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Pete and Ollie | From the blog of Nicholas C. Rossis, author of science fiction, the Pearseus epic fantasy series and children's booksPete, aka Beetleypete, is one of Amazon’s top reviewers, with an impressive rank of 3,212 out of the 10,000 top reviewers. When he saw my post on Theo Rogers’ book, How to Get Good Reviews on Amazon, he kindly shared his review in a comment. I’m posting it here, as I feel it will be of great interest to authors:

“I have just read Theo’s book this morning and have the following observations. As an Amazon reviewer myself, he has got it EXACTLY right. It is specific to Amazon, to answer other queries, but Theo is a very experienced reviewer and what he says about the ‘Amazon Jungle’ is 100% correct, from my own less detailed findings.

This book is mainly about what not to do when soliciting reviews for books (or products) on Amazon, as well as good advice on how to approach the same thing correctly.

How to Get Good Reviews on Amazon | From the blog of Nicholas C. Rossis, author of science fiction, the Pearseus epic fantasy series and children's books

Free today on Amazon – click to download

Anyone who is already marketing or considering selling via Amazon should definitely read this short book first. It gives a priceless insight into the thought-process of the reviewers and explains the voting system, and reviewer rankings far better than anything else I have ever read. He gives inside knowledge about the various shills and tricks used by some people and companies, and detailed information on how to avoid being lumped into these unpopular groups.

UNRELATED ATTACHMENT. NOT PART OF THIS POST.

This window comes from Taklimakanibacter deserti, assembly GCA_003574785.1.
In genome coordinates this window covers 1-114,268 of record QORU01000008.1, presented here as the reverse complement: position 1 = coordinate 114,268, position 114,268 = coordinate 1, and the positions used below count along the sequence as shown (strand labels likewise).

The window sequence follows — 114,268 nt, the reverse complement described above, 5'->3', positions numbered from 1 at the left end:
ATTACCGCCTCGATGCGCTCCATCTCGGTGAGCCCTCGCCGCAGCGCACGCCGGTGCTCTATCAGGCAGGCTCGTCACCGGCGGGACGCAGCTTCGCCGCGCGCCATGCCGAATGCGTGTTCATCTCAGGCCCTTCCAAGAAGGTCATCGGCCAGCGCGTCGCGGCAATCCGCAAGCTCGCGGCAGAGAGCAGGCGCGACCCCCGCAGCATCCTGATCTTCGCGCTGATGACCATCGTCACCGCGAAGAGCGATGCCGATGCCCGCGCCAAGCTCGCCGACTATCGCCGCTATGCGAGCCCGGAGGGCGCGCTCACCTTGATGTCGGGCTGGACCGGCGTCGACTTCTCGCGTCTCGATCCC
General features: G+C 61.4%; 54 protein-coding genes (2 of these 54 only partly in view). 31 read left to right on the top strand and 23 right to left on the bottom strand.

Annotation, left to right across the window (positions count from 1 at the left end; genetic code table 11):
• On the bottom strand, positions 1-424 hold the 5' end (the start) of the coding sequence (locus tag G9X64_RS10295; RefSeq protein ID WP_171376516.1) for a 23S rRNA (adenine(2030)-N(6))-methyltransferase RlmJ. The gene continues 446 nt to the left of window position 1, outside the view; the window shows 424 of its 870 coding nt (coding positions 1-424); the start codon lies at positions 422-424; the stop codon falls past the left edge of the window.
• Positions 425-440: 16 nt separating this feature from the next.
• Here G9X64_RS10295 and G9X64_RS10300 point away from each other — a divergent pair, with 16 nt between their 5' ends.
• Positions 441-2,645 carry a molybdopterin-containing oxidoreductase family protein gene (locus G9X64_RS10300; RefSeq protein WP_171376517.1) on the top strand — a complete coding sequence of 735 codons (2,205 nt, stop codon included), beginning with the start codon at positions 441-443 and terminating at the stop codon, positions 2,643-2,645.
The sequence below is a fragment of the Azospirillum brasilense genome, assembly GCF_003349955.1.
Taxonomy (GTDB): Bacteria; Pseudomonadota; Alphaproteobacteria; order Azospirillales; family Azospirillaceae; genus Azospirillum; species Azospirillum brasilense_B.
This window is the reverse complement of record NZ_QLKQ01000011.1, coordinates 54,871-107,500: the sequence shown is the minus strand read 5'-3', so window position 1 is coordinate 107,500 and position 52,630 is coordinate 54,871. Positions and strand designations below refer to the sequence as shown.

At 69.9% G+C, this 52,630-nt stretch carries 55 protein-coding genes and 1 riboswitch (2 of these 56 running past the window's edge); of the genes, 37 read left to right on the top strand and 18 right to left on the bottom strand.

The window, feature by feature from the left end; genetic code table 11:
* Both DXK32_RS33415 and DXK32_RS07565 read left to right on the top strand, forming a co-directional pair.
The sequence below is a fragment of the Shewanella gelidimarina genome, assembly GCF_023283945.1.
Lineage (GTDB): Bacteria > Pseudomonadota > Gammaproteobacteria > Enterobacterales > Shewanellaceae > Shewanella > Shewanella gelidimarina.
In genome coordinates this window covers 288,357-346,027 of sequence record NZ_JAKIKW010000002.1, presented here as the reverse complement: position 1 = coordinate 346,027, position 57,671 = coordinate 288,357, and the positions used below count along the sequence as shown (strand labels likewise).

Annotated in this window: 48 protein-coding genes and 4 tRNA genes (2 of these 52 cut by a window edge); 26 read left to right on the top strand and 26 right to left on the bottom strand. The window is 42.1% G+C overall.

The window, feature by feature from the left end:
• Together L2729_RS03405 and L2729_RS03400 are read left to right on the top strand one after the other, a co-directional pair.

Some of his best tips in the book should be known by anyone wishing to sell anything on Amazon, especially books:

  1. Do not solicit reviews from family and friends who do not usually review anything else. It will be obvious to both Amazon, and to the top reviewers too.
  2. Do not encourage anyone to leave a negative response to reviews that are unfavourable. This is known as ‘Negging’, and also becomes obvious.
  3. Avoid getting involved in a group of writers who all post rave reviews of each others’ work. These are known as ‘Circles’ and are also easily detected.
  4. If you want to contact the top reviewers, look at their profile page for contact details. If they do not have an email address, they might have a Facebook page, blog address, or their own website.

The book is full of gems like this, and really is a ‘must read’ for sellers. Use the valuable links he provides, to increase your knowledge of just how the Amazon review system works.

If you enjoyed the review, check out the happy meercat’s review, too! Also, don’t forget to check out Amazon’s own review guidelines (thank you, Olga and Micki)!

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